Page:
In â€˜Inder Raj Malik and others vs. Mrs. Sumita Malikâ€™, it was contended that this section is ultra vires Article 14 and Article 20 (2) of the Constitution. There is the Dowry Prohibition Act which also deals with similar types of cases; therefore, both statutes together create a situation commonly known as double jeopardy. But Delhi High Court negatives this contention and held that this section does not create situation for double jeopardy. Section 498-A is distinguishable from section 4 of the Dowry Prohibition Act because in the latter mere demand of dowry is punishable and existence of element of cruelty is not necessary, whereas section 498-A deals with aggravated form of the offence. It punishes such demands of property or valuable security from the wife or her relatives as are coupled with cruelty to her. Hence a person can be prosecuted in respect of both the offences punishable under section 4 of the Dowry Prohibition Act and this section.
This section gives wide discretion to the courts in the matters of interpretation of the words occurring in the laws and also in matters of awarding punishment. This provision is not ultra vires. It does not confer arbitrary powers on courts.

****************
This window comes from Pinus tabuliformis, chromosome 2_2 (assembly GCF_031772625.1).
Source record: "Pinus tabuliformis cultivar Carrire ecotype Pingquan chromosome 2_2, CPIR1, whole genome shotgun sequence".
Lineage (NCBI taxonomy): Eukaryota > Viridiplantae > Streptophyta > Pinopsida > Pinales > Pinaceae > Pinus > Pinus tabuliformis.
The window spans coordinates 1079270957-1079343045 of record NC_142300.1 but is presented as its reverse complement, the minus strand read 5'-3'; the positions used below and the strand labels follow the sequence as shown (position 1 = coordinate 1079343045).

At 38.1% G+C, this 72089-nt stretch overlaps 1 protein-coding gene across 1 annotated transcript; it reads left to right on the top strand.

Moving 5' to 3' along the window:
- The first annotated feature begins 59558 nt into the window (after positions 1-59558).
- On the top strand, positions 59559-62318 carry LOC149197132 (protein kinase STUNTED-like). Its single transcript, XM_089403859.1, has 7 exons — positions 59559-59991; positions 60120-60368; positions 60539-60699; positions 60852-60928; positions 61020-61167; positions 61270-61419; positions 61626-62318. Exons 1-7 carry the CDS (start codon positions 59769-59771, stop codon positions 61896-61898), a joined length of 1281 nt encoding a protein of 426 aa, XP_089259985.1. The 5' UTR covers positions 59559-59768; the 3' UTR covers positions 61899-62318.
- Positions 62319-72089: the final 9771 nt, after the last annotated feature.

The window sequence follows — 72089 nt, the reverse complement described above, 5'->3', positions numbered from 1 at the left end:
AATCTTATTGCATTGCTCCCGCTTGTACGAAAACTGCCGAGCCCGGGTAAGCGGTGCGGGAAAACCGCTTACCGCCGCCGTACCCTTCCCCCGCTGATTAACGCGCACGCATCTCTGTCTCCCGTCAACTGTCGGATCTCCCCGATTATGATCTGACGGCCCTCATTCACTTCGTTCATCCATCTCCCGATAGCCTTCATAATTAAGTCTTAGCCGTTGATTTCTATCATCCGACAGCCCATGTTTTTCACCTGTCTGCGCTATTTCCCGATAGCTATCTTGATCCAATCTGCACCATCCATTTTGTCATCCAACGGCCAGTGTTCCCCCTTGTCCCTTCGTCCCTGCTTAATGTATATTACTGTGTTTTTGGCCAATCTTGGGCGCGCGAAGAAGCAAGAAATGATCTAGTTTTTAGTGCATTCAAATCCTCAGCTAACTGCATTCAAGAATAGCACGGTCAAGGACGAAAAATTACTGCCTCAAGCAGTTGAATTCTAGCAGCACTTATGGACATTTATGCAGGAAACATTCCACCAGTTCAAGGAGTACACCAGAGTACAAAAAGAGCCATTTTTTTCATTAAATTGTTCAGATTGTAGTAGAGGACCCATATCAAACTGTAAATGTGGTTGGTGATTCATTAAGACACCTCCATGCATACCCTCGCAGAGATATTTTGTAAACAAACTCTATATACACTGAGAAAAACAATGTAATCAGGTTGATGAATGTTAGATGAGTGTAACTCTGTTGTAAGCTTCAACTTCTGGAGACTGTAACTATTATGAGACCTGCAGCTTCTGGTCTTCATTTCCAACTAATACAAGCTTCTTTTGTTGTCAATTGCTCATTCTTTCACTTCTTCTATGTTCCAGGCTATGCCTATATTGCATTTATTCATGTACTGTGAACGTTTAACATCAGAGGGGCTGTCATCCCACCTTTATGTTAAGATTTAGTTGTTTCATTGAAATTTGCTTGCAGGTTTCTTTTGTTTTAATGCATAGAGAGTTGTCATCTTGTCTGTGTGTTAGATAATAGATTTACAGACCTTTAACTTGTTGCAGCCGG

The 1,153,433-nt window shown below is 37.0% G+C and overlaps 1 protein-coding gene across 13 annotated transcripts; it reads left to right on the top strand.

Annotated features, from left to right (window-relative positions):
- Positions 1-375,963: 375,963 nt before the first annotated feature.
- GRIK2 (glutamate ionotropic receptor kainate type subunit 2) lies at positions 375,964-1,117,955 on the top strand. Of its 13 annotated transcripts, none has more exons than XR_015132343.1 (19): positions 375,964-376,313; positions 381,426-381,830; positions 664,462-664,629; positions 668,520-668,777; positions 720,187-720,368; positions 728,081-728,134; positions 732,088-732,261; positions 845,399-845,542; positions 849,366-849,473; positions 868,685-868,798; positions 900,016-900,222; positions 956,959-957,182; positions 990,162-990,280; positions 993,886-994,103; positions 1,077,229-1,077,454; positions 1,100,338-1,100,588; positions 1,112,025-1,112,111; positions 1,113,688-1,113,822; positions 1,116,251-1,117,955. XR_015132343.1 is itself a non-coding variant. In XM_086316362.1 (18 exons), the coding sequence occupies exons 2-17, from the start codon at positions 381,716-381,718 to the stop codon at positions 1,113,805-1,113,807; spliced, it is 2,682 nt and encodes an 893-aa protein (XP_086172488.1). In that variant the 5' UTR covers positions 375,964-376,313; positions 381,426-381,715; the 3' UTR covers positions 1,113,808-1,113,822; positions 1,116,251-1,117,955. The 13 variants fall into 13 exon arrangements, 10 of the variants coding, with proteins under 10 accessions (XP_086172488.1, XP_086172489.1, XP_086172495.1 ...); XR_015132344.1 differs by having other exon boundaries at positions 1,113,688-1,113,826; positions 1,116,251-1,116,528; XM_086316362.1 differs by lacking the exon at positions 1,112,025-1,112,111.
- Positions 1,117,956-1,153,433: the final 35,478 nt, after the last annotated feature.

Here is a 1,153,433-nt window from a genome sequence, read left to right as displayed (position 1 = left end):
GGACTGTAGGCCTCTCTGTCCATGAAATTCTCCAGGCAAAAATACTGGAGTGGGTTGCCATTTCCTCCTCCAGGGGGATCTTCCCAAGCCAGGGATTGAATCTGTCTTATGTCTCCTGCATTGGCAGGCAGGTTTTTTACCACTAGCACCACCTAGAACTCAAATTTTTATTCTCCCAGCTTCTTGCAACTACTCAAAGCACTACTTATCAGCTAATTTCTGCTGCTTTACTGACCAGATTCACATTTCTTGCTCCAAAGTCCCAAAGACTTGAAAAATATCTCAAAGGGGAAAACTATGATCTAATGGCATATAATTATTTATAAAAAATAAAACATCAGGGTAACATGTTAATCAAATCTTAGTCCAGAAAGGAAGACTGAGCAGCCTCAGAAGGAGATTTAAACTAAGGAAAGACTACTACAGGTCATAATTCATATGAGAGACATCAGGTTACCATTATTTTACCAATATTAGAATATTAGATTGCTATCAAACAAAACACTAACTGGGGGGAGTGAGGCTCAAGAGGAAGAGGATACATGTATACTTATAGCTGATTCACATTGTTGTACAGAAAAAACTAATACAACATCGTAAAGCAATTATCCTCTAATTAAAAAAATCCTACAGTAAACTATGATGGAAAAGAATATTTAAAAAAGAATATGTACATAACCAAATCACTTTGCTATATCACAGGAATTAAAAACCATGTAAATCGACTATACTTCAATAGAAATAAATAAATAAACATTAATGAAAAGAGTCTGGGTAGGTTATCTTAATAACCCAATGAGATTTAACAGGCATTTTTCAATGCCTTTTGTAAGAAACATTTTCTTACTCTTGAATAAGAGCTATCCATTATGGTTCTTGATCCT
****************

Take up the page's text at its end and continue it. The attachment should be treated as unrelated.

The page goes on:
In the leading case of â€˜Wazir Chand vs. State of Haryana, involving the death by burning of a newly married woman, the circumstances did not establish either murder or an abetted suicide and thus in-laws escaped the jaws of section 300 and 306, but they were caught in the web of this newly enacted section for prevention of harassment for dowry. Not to speak of the things they are persistently demanding from the girlâ€™s side, the fact that a large number of articles were taken by her father after her death from her matrimonial abode, showed that there was pressure being exerted on-in laws and continued to be exerted till death for more money and articles.
In legal terms, 498A is an offence, which is:
Cognizable: Offences are divided into cognizable and non-cognizable. By law, the police are duty bound to register and investigate a cognizable offence. 498A is a cognizable offence.
Non-Bailable: There are two kinds of offences, bailable and non-bailable. 498A is non bailable. This means that the magistrate has the power to refuse bail and remand a person to judicial or police custody.
Non-Compoundable: A non-compoundable case, e.g. Rape, 498A etc, cannot be withdrawn by the petitioner. The exception is in the state of Andhra Pradesh, where 498A was made compoundable.